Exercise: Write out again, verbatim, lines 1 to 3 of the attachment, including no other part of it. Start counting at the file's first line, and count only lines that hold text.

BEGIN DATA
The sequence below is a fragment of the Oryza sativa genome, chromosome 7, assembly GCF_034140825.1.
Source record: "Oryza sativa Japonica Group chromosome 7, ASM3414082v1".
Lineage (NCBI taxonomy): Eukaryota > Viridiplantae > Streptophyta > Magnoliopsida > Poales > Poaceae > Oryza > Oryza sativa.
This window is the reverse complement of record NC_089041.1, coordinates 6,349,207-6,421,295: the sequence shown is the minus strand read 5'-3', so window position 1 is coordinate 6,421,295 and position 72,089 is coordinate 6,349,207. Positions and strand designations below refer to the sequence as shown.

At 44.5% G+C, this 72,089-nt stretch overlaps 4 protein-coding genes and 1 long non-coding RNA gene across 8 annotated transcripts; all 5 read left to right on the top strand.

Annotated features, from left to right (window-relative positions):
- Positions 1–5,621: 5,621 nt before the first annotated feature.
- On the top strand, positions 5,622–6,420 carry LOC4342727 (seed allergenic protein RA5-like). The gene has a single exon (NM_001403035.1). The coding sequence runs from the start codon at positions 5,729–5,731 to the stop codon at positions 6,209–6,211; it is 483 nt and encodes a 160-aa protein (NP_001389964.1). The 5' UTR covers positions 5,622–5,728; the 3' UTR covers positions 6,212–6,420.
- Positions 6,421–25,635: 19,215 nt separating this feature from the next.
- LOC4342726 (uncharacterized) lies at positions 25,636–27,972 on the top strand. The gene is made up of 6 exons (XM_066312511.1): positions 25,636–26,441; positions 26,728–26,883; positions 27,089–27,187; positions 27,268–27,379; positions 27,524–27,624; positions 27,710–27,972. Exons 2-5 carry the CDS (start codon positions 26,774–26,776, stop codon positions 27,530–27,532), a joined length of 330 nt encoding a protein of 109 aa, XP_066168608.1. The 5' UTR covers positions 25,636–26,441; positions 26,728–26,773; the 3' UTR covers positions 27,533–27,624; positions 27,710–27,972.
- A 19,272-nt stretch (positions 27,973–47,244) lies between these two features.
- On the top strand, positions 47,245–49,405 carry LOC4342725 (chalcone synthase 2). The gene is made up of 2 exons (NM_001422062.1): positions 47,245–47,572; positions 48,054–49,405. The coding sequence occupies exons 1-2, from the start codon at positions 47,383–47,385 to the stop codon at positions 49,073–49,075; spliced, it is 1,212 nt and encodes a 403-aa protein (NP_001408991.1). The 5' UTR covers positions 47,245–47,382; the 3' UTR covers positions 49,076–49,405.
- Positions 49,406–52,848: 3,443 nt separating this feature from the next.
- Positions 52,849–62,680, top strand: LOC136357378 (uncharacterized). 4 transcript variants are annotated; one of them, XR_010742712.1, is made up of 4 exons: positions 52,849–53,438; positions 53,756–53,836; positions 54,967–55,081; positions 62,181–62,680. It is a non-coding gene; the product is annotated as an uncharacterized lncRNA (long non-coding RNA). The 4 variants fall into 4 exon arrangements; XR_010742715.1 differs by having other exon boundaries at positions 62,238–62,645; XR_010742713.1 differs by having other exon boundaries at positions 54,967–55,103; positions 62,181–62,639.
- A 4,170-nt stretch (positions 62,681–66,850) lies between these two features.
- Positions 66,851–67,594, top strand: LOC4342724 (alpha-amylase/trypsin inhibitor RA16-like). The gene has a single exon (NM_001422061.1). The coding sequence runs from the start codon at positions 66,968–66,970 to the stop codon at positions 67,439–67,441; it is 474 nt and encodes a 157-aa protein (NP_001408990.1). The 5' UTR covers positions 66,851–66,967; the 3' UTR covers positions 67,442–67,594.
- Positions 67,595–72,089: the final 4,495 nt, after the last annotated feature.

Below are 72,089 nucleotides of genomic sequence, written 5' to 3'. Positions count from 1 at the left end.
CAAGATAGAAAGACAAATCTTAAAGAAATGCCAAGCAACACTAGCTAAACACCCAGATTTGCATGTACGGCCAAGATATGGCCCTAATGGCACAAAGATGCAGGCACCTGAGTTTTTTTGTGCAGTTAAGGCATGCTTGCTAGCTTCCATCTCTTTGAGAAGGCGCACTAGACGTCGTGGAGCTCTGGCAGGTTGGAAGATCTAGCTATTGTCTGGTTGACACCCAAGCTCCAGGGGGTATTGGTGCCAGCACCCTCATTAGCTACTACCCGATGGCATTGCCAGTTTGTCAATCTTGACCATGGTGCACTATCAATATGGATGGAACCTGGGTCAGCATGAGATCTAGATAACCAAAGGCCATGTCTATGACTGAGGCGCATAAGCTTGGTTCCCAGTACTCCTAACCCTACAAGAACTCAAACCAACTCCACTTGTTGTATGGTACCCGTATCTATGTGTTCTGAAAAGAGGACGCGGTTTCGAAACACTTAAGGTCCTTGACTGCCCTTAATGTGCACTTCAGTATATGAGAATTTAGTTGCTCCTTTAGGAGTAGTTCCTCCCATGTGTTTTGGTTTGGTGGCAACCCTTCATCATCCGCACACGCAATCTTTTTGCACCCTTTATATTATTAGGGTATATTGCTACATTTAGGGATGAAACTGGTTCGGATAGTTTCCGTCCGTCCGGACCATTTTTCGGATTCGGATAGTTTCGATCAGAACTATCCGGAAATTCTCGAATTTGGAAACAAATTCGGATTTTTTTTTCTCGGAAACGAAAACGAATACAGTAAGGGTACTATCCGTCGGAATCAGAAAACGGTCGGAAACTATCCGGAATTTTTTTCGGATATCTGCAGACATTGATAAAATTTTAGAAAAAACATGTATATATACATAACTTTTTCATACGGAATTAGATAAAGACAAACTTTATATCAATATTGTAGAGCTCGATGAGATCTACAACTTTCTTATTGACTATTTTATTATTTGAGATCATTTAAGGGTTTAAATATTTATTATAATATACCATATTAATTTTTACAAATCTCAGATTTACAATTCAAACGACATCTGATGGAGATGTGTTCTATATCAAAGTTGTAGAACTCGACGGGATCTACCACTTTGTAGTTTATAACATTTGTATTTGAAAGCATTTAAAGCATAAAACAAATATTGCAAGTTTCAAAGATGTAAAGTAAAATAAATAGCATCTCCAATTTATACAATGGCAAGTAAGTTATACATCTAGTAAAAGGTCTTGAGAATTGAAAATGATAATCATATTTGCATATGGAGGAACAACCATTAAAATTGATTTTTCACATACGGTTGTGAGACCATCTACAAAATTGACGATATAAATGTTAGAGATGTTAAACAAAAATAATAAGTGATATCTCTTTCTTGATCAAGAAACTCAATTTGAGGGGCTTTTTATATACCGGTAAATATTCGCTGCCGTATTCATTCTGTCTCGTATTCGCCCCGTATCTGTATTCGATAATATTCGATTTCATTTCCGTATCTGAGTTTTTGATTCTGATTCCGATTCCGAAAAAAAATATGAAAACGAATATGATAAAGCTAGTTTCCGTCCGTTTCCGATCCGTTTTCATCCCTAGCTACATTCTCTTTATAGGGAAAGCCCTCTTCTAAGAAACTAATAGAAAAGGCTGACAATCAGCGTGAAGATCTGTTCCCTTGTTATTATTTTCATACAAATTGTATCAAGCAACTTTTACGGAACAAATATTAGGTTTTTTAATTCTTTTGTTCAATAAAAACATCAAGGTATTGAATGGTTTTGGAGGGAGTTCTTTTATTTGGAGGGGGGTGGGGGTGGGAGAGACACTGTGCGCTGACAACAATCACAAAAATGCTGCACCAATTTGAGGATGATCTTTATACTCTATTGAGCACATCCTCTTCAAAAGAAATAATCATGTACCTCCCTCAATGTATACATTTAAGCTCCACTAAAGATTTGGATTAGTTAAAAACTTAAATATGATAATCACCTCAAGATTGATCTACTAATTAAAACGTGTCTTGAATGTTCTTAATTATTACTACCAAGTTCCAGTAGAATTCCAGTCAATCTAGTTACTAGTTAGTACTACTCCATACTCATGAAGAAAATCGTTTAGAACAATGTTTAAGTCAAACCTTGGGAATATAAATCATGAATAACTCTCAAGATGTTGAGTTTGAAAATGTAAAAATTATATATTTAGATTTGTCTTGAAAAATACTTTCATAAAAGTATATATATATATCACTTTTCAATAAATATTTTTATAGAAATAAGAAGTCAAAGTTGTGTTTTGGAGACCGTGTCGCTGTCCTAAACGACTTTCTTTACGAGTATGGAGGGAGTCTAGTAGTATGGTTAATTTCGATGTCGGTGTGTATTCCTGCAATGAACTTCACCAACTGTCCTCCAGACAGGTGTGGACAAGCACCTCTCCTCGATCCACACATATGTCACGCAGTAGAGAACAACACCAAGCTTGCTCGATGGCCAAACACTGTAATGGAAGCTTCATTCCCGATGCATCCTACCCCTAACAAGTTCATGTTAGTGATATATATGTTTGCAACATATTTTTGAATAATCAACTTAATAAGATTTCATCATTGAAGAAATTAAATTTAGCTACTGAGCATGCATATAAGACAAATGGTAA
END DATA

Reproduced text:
The sequence below is a fragment of the Oryza sativa genome, chromosome 7, assembly GCF_034140825.1.
Source record: "Oryza sativa Japonica Group chromosome 7, ASM3414082v1".
Lineage (NCBI taxonomy): Eukaryota > Viridiplantae > Streptophyta > Magnoliopsida > Poales > Poaceae > Oryza > Oryza sativa.